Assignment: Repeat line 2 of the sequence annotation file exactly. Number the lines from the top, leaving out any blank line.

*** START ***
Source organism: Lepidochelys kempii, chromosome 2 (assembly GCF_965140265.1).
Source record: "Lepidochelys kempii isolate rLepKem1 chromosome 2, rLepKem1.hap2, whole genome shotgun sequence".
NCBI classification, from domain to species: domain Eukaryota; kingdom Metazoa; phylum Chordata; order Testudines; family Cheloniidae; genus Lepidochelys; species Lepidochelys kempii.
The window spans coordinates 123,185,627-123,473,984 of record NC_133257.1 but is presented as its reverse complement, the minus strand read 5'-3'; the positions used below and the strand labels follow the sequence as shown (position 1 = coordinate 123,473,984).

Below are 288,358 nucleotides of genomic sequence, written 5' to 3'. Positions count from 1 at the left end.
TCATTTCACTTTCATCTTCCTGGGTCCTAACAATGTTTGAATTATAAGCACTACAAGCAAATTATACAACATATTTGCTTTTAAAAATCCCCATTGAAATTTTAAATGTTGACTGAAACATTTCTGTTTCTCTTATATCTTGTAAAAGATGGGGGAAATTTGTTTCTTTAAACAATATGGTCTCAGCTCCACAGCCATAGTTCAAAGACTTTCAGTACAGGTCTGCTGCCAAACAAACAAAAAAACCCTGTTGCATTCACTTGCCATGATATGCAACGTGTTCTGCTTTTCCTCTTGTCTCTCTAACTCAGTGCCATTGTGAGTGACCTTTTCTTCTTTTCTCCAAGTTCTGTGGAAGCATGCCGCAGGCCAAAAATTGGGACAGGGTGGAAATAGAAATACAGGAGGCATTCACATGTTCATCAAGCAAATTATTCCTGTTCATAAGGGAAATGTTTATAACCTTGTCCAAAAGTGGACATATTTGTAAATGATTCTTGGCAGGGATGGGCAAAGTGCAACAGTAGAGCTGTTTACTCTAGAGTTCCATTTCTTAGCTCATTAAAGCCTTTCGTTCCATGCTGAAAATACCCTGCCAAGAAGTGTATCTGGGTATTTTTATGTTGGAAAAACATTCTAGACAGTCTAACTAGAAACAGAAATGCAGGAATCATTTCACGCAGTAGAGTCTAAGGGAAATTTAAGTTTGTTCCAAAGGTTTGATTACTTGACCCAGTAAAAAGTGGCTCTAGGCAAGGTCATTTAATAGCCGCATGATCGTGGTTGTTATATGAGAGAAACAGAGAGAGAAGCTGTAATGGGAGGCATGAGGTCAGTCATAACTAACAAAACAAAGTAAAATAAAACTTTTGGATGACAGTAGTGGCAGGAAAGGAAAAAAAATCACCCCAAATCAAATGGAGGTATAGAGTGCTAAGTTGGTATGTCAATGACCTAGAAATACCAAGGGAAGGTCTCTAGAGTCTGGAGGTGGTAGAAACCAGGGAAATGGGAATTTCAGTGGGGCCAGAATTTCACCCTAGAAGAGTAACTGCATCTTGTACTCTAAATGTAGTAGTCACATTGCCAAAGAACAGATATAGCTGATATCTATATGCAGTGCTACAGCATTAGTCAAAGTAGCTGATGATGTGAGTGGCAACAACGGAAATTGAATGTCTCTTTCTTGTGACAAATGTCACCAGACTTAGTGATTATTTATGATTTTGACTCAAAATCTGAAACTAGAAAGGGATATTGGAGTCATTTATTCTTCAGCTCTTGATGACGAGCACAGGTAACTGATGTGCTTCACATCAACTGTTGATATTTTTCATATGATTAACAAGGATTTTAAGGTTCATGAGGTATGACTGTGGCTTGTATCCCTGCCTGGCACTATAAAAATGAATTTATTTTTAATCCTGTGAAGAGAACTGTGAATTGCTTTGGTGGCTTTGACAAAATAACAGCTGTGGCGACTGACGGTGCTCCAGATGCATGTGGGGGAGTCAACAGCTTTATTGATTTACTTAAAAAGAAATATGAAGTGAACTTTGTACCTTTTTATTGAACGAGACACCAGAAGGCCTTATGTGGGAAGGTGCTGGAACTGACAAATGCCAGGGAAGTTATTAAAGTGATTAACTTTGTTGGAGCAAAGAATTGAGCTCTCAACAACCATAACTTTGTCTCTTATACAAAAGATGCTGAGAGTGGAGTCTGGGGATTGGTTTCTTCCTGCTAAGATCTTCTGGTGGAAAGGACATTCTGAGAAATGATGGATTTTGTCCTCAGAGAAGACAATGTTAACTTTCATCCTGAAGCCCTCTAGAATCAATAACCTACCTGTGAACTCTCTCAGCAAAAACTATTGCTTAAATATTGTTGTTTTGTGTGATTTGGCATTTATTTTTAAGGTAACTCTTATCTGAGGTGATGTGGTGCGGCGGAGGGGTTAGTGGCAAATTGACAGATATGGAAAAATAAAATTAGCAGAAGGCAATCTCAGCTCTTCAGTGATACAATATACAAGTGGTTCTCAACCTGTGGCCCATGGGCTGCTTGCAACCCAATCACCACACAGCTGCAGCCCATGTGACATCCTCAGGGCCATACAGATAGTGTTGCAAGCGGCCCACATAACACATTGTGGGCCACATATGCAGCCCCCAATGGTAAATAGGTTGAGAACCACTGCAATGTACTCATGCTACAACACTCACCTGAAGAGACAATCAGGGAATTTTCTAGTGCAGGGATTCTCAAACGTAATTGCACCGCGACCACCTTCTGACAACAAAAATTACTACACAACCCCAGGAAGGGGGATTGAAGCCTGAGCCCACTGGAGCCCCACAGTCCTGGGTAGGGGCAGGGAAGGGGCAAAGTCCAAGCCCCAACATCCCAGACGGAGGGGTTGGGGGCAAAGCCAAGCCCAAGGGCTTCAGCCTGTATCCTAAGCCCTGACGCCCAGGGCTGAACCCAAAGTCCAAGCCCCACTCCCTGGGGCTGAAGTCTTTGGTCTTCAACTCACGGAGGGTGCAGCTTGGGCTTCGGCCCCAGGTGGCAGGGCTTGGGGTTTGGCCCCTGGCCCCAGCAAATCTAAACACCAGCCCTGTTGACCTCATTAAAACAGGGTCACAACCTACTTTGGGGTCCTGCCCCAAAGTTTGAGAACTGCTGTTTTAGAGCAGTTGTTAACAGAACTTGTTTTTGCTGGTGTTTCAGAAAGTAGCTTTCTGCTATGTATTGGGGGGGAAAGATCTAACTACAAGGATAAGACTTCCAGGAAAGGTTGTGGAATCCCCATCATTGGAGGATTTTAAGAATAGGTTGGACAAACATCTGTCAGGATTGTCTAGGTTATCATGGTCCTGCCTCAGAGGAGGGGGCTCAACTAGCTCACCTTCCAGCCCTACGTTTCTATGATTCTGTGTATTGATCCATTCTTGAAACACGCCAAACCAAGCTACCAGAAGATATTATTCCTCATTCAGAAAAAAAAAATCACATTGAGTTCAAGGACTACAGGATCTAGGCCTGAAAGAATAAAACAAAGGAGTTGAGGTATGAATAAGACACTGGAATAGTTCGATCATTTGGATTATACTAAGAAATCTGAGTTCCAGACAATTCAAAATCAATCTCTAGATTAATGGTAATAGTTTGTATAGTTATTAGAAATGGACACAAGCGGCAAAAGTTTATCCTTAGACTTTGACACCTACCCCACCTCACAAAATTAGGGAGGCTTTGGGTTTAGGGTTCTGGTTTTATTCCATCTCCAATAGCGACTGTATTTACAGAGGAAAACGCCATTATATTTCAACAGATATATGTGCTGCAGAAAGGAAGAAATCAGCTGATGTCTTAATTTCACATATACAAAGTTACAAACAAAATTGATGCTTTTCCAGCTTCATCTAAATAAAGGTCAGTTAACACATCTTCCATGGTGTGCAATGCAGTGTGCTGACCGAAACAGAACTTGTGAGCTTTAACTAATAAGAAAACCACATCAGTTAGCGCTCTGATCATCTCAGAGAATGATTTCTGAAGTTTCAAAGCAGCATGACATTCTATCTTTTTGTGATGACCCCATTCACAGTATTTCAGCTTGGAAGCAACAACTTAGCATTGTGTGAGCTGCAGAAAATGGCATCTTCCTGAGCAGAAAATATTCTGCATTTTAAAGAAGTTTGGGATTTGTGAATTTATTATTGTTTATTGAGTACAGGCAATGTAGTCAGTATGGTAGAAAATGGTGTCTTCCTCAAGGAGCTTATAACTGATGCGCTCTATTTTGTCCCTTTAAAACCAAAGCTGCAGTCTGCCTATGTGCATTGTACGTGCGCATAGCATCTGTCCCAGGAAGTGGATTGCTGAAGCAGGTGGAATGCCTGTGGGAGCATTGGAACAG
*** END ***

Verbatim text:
Source record: "Lepidochelys kempii isolate rLepKem1 chromosome 2, rLepKem1.hap2, whole genome shotgun sequence".